Ariana Díaz Celma

Many of us know Lafede as the most visible face of Studiostore, but some are not aware of the experience stored beneath her inspiring blond hair. A Barcelona-based architect, she began her career in Interior Design in early 2000, while working as a design teacher. After six years working regularly with Custo Barcelona, ??she became the firm’s project director. She is also considered an expert in lighting design. In fact, until 2010, she collaborated with IGuzzini as an interior design consultant. Today she is a professor at the Instituto Europeo di Design (IED) in Barcelona and at the Technical University of Madrid. She has also been deputy director of the post-graduate coures ‘Design, Image and Architecture’ at Elisava and project tutor at the Universita di Architecture of Alghero. In 2012 she established Studiostore to develop a more personal career and concepts for retail companies, as well as projects based on the ‘slow-budget’ philosophy. An example? The store, a space that has become a city essential with lots of creativity. Among her latest projects are furniture for Desigual, a lighting project for Barcelona’s Kling store or the display for sunglasses firm Sheriff & Cherry. We interviewed her?

Why did you decided to open the first concept store in Barcelona?

I’ve been involved in Retail Design for ten years, designing shops and spaces devoted to selling and presenting products?interior design, the lighting or the product display and visual merchandising. At the beginning, the study was at home because I used to work as a freelance for different brands. But I decided to go a step further and show my work to people in a store open to the public, with two distinct areas: the store showing the furniture and the displays I design, and my studio. As for the design, I wanted objects that showed the same attention and care I invest on my designs and that also were related to Barcelona, a city that has supported design a lot and where there’re lots of talented people, although at first sight one just sees Pakistani shops selling Mexican hats. All objects, often unique, are chosen following the guidelines of my team and myself. That’s what makes of Studiostore a Concept Store.

What’s necessary to stay afloat during an economic crisis?

In my opinion the keyword is ‘flexibility’. It was before the crisis and continues being so, perhaps even harder. In my projects, the focus on the design phase and on the flexibility in manipulating the concepts allows for quality, aesthetics, customization, reuse, optimization and prices to go together to always reach a special and functional outcome at prices customers can afford. This has allowed me to continue working during these hard years. My clients now understand that working with an architect doesn’t have to be expensive: What’s more, it can save you a lot of money and many headaches.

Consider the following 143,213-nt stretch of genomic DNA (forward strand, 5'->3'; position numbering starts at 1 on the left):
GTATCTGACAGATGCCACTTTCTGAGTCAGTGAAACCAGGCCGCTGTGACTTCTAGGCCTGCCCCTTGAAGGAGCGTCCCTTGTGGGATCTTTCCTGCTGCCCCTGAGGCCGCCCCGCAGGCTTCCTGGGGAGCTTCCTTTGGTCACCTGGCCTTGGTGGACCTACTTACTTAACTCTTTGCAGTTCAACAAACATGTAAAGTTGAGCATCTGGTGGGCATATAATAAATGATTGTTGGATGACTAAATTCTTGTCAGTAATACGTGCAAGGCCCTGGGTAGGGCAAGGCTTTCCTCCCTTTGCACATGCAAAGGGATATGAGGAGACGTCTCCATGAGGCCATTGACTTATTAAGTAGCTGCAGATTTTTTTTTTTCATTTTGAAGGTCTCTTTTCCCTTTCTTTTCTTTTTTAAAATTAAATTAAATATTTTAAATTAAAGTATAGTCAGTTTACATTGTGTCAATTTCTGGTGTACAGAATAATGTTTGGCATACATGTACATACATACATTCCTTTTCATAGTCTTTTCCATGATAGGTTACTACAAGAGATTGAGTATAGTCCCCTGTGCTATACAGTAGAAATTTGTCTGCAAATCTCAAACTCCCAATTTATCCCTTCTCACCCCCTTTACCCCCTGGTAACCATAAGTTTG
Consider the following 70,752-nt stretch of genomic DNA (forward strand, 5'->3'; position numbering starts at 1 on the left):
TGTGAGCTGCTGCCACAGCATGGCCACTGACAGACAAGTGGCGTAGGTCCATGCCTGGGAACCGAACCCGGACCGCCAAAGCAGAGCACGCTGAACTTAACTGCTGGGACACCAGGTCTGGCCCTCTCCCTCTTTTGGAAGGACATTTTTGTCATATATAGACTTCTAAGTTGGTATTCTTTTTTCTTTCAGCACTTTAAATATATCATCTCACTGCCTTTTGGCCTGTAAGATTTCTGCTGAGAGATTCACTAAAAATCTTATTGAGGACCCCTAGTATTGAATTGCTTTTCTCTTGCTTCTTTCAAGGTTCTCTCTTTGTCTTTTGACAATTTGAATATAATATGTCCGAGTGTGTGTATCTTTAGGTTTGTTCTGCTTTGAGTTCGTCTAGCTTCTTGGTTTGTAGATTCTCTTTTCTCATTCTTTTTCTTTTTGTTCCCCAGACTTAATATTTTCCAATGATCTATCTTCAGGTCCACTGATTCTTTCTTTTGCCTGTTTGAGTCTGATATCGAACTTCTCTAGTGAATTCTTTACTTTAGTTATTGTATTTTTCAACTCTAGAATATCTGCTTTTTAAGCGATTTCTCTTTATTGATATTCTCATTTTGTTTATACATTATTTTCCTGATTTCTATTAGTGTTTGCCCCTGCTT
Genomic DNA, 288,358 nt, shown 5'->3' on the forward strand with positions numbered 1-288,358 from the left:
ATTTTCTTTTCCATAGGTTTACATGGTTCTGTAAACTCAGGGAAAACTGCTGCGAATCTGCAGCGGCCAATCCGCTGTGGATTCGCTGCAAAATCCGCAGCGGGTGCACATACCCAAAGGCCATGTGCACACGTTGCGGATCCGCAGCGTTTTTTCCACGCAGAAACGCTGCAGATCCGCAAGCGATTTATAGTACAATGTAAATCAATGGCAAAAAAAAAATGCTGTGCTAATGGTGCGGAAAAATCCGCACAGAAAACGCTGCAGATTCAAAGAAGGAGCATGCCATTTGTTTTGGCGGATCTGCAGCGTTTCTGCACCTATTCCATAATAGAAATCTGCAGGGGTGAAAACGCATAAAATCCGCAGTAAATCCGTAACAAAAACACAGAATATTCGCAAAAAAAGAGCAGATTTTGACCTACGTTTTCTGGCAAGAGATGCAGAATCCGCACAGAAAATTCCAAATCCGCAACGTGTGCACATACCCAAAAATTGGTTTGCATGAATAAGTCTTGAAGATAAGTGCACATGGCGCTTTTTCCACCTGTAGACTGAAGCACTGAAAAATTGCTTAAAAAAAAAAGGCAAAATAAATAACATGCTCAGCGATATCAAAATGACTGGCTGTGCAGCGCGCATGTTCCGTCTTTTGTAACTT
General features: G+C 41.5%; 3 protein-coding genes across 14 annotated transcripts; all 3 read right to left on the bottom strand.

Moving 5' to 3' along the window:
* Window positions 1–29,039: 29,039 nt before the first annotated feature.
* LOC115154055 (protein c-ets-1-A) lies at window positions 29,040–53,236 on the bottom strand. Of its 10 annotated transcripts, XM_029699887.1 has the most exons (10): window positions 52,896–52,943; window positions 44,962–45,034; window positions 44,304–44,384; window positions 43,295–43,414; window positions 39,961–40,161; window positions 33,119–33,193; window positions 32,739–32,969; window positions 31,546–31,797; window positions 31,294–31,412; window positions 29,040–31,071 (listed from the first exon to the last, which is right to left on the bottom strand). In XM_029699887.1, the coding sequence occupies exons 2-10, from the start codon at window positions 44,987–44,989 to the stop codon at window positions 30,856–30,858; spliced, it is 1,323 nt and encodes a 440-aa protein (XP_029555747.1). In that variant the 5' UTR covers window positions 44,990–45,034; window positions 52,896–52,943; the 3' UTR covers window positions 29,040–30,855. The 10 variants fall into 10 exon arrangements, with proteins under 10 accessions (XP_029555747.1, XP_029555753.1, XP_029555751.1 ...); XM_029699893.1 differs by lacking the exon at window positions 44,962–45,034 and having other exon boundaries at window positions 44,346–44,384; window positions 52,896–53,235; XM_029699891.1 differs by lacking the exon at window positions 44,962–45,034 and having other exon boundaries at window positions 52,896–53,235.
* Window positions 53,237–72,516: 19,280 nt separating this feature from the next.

What is the king discipline now?

I really hope not to bore you, but the key discipline for the future, in my opinion, is design. Economic and construction resources are new reduced to the minimum. Only a good initial planning, that is, a conscious design process that takes into account all the variables and needs can have an optimized functional outcome and, above all, beautiful! Design will rescue us!

Now let’s talk about Studiostore. What is happening in the studio and in the store?

You already know the origins of the studio and the store. As for the future, the study is active in Barcelona, ??but we’re looking for new customers outside Barcelona. In addition, we are preparing a very interesting series of workshops for winter, relying on the talents surrounding Studiostore … As for the store, we’ll continue bringing the most special designs and widening the corner devoted to unisex and one size fits all, which is a real motivation. There’re also several collaborations coming and, above all, our own product line, starting with a collection of shirts and leather objects for travellers and explorers, which is the second vocation of many of us!

Tell us about a project you specially like.

For example, my long collaboration designing spaces for Custo Barcelona, it has certainly shaped my experience in the retail world. Another cool project was our favourite sunglasses, Sheriff&Cherry, a brand that is always proposing new challenges and very advanced aesthetics. But Studiostore is being one of the most exciting projects I’ve been involved in and it still is because I’m always thinking about how to change things and stiff. There’ll be some novelties in Christmas, so stay tuned!

Now tell us what should an object have to be sold in the store?

It has to be able to surprise us, to be that kind of object you’ve been looking for a while, capable of reminding you you’re not alone in this world and that beauty and happiness are everywhere.

You’re favourite store in Barcelona?

Juanjo and the bookshop-galler MUTT, Juanito and Salón 5º 1ª , Max and Ste and the Xemei restaurant (Paseo de la Exposición, 85), Renier and his vintage boutique Le Swing, and Pep and his cocktail bar Ginger (C/Palma de Sant Just, 1). I also love Gaudí, Mies van der Rohe, Miralles y Ferrater. And, above all, the beach? For me Barcelona is the European Rio de Janeiro!

You can’t stop listening to?

?Perfect Morning’ by Danish band Vinnie Who.

You’d ban?

Flip flops for men outside the beach. I’m sorry, guys, but it’s not sexy at all!

You never thought you’d end up?

Not being an architect. For me, architecture is an incredible opportunity to understand and participate in the life. Despite the crisis, Studiostore is being a great way to find a fitting alternative.

Good2b means?

I don’t know what to say? I think everything happens for a reason, although it’s hard to understand at first. We must let our eyes see the horizon and understand how we got there and know where we want to go.

*Pic by Leila Méndez.